Not only on buildings, bureaucracy and bungs but into a vast web of corruption that is still not fully understood. So what's to happen? My view and one shared by many,  one example here but there are many more, is that it is already in it's death throes.

One thing is for certain, all this debt will cause pain and suffering. Just as post military conflict does. We can but hope that the rich and mighty who have profited so far are forced to suffer with the rest of us. I'm no socialist or communist leftie pillock but surely any sensible brain can figure out that the obscenity of colossal individual fortunes is not enhanced by the starvation and deprivation of millions and millions of human beings. Let's face it, politically motivated, corporate greed has got us to this point. Unless the architects are punished alongside the builders flattened under the rubble of this collapse, there is little hope of a new direction and single storey buildings.

I close with this thought. Globalisation was created to spawn the "Too big to fail" meme. Guess what? It isn't, any more that than the EU. A grand plan, about to show us all that its poor philosophy and its inherent weakness, is run and was created by, small minds. Some things are simply too big. Debt is one of them!

Friday, November 4, 2011


I’ve written about this before. (And no, it’s not a sex tale).
It’s about extracting natural gas from deep shale rock formations. Last Sunday there was a long article in the Daily Mail’s colour supplement.
From the article:
Here are two visions of the future.
The first one lies at the end of a muddy track in the village of Banks, a 20-minute drive from Preston, Lancashire. It consists of a derrick about 60ft high, a few temporary buildings, a generator and some specialist machinery in a fenced square compound.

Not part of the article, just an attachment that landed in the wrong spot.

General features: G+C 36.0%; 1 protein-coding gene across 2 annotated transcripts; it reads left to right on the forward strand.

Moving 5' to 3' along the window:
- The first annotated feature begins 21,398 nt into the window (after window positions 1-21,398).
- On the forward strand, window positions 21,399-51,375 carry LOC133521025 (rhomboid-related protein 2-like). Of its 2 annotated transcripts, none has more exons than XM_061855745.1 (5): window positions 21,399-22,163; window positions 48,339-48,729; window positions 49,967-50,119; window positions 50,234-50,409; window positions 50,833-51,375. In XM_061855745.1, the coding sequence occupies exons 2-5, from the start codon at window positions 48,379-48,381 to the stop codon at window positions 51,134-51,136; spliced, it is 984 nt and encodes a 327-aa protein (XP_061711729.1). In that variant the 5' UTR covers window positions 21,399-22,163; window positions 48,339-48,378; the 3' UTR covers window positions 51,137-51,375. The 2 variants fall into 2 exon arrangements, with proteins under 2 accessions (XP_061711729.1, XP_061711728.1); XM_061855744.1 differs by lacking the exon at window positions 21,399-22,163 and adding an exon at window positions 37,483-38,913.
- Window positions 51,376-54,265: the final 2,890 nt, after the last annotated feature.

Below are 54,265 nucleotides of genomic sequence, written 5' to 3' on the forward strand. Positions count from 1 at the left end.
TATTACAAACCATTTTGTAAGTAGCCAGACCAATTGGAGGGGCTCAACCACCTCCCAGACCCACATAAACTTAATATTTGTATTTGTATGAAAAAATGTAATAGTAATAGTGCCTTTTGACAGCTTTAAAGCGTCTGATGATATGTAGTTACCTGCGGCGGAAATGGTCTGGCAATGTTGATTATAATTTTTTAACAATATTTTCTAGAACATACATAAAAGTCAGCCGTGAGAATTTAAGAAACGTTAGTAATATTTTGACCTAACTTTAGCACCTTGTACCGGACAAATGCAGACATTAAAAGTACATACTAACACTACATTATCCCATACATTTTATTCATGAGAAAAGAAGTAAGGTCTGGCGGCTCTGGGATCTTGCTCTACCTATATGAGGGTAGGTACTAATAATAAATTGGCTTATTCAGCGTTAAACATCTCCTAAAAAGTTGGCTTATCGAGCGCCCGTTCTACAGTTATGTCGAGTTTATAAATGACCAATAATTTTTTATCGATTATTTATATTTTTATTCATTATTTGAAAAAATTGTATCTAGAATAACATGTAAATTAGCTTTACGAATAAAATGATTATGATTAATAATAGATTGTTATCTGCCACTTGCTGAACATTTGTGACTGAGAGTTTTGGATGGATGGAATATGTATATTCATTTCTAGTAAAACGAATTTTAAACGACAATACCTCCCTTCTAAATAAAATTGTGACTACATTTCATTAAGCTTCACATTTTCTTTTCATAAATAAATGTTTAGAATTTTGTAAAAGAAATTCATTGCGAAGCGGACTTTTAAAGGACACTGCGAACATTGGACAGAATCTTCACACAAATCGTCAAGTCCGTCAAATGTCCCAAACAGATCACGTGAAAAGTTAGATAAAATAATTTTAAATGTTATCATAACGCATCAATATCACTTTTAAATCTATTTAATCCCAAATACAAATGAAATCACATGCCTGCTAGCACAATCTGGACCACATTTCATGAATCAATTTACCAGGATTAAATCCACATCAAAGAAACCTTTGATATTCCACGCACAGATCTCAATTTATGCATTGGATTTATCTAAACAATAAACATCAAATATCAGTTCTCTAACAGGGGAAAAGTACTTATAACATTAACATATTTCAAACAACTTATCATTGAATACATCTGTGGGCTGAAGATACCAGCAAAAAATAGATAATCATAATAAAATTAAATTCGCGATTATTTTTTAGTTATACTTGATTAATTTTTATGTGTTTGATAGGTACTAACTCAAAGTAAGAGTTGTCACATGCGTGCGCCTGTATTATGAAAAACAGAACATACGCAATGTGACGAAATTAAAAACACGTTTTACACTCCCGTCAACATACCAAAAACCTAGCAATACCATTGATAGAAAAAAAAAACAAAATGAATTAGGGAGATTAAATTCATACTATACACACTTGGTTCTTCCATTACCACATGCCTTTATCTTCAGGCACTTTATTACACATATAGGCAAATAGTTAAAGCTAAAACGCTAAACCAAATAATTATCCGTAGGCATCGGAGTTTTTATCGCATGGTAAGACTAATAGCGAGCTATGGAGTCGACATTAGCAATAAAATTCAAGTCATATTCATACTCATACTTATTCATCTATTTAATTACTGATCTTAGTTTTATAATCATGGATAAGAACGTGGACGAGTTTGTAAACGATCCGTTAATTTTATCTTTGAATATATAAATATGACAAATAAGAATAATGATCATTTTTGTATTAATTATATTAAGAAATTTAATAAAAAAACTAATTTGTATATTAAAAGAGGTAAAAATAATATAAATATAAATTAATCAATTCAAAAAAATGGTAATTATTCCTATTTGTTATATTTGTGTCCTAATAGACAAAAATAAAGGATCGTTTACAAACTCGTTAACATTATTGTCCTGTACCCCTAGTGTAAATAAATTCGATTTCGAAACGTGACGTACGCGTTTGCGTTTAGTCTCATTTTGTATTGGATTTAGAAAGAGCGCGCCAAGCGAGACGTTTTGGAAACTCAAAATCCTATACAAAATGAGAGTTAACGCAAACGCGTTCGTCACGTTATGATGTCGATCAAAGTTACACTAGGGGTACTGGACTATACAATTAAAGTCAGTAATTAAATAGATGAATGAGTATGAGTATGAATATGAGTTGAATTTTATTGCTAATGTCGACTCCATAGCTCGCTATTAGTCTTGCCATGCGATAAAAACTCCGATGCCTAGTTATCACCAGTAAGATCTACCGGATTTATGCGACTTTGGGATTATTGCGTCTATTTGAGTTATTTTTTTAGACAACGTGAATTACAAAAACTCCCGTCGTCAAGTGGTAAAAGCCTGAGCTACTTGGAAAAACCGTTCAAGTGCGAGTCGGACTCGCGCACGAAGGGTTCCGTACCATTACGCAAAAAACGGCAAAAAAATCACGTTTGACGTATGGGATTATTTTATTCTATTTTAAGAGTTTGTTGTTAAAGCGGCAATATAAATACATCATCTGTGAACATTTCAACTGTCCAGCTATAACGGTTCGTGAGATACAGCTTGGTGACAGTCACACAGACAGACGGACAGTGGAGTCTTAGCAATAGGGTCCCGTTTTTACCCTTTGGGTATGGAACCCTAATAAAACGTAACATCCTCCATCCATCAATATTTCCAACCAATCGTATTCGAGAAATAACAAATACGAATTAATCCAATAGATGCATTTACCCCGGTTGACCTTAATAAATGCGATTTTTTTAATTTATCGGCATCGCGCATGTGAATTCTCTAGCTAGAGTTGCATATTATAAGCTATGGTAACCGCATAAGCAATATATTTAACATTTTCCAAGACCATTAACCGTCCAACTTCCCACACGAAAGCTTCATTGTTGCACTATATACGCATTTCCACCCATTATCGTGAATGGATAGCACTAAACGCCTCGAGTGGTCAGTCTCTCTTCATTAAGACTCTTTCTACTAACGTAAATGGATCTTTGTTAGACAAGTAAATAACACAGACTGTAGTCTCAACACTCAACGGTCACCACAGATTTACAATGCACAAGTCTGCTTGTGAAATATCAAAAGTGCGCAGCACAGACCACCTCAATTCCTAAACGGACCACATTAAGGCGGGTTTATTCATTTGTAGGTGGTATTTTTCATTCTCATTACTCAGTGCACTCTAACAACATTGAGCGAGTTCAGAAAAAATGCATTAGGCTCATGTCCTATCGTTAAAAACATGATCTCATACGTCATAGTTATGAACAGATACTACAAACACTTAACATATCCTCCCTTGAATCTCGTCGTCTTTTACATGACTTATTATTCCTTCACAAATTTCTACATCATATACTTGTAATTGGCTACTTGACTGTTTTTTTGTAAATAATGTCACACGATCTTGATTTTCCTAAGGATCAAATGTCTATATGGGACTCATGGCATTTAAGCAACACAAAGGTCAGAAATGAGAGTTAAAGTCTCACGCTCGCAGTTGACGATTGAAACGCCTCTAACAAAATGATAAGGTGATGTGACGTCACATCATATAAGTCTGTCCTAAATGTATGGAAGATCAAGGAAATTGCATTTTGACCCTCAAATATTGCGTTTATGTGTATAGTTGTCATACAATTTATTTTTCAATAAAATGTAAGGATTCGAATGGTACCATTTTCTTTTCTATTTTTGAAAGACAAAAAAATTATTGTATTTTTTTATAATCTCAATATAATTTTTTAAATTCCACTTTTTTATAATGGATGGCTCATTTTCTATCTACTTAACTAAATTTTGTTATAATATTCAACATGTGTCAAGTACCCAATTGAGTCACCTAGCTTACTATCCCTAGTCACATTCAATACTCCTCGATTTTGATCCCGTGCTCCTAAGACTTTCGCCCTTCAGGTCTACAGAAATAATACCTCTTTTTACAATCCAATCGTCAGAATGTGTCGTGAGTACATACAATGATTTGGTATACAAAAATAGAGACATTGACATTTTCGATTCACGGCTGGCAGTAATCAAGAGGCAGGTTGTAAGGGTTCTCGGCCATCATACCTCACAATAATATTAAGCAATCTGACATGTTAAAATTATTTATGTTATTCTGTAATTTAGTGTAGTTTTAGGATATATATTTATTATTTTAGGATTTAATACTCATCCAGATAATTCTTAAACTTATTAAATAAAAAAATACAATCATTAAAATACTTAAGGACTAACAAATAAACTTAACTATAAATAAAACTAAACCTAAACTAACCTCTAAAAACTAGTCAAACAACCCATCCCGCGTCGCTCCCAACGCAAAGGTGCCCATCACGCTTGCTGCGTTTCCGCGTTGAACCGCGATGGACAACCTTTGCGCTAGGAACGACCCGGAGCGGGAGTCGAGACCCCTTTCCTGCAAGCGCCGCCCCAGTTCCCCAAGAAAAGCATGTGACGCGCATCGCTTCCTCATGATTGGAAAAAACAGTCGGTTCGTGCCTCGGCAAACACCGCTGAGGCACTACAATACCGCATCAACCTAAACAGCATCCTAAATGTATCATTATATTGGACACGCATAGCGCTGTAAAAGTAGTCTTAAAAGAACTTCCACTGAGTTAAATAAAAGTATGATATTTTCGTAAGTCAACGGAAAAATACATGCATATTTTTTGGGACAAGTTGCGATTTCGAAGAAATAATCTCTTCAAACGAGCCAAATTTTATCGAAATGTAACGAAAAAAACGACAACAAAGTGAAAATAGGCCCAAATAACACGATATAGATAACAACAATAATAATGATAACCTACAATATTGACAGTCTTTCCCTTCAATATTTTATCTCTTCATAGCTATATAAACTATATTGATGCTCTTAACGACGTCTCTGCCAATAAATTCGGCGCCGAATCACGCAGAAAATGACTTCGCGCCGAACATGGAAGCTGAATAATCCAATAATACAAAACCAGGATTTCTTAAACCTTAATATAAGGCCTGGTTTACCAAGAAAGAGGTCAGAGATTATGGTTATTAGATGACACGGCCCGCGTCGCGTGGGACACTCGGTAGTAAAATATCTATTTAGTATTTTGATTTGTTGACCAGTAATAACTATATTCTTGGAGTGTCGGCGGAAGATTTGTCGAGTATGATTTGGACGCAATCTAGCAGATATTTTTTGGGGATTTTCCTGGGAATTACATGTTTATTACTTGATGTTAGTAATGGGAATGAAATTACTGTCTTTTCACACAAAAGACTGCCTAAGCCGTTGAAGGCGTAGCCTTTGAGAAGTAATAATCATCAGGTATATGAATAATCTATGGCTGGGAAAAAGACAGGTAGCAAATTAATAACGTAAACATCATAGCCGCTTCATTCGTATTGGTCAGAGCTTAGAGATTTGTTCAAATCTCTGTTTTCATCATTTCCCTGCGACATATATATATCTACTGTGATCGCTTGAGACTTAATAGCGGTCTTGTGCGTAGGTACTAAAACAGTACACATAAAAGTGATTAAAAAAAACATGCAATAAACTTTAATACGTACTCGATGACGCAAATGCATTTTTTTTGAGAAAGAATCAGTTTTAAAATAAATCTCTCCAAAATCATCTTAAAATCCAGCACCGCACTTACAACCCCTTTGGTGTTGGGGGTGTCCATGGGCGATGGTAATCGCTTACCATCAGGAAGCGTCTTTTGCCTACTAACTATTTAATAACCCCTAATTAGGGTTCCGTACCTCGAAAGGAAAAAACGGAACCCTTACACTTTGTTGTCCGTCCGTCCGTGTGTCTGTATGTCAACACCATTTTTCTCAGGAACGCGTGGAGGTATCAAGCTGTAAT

Powering the derrick and the drill at its centre is an eerily quiet electric motor. Today, on the first Friday of October, the bit it turns at the end of the drill pipe lies about a mile beneath our feet, boring steadily downwards at a rate of up to 500ft a day, depending on the hardness of the strata. It’s heading for a thick deposit of carboniferous shale, a rock made from the compressed mud which lay on a prehistoric seabed more than 300 million years ago, its upper edge some 7,500ft below the dark green fields of ripening cauliflower that surround the compound.
Locked within the fissures inside that rock is an immense quantity of natural gas – virtually pure, unadulterated methane, of a quality so high it could be pumped direct to domestic and industrial users, and to electricity generating stations……………………….
The second vision is taking shape at the end of the Thames Estuary, where the foundations are being laid for the 217 turbines of the London Array, the world’s biggest offshore wind farm.
Covering 90 square miles, this too will have the capacity to generate 1GW (one billion watts). The turbines’ construction has been priced at £2 billion, four times as much as the Kentish gas plant, although this does not include the cost – perhaps a further £500 million – of connecting them to the National Grid, via 300 miles of undersea high-voltage cables.
Without the labyrinthine system of ‘green’ taxes and Government subsidies known as the Renewables Obligation, which is already adding an estimated £100 to the cost of every British household’s electricity bill, and an average 20 per cent to the charges paid by businesses, the wind farm could never be built, because it would be hopelessly uneconomic…………….